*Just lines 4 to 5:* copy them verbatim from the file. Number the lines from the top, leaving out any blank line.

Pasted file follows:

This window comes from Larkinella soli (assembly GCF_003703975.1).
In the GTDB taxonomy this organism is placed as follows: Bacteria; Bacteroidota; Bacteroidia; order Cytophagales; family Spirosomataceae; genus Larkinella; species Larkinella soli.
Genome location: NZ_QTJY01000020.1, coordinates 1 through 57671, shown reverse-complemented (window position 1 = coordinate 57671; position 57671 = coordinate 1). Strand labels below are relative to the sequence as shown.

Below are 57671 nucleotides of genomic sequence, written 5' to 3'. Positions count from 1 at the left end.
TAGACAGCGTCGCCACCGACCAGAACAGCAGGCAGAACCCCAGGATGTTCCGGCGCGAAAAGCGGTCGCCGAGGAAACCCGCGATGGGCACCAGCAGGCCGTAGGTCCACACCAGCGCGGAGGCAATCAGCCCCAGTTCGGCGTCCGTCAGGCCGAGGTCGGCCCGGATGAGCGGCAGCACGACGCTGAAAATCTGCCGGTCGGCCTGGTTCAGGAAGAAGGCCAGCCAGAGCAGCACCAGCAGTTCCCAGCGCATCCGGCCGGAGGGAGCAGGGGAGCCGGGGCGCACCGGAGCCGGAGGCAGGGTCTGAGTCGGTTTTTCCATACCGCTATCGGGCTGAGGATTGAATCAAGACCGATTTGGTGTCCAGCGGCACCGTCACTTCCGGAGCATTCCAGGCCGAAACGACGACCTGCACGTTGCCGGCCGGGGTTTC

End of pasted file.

Below are 57671 nucleotides of genomic sequence, written 5' to 3'. Positions count from 1 at the left end.
TAGACAGCGTCGCCACCGACCAGAACAGCAGGCAGAACCCCAGGATGTTCCGGCGCGAAAAGCGGTCGCCGAGGAAACCCGCGATGGGCACCAGCAGGCCGTAGGTCCACACCAGCGCGGAGGCAATCAGCCCCAGTTCGGCGTCCGTCAGGCCGAGGTCGGCCCGGATGAGCGGCAGCACGACGCTGAAAATCTGCCGGTCGGCCTGGTTCAGGAAGAAGGCCAGCCAGAGCAGCACCAGCAGTTCCCAGCGCATCCGGCCGGAGGGAGCAGGGGAGCCGGGGCGCACCGGAGCCGGAGGCAGGGTCTGAGTCGGTTTTTCCATACCGCTATCGGGCTGAGGATTGAATCAAGACCGATTTGGTGTCCAGCGGCACCGTCACTTCCGGAGCATTCCAGGCCGAAACGACGACCTGCACGTTGCCGGCCGGGGTTTC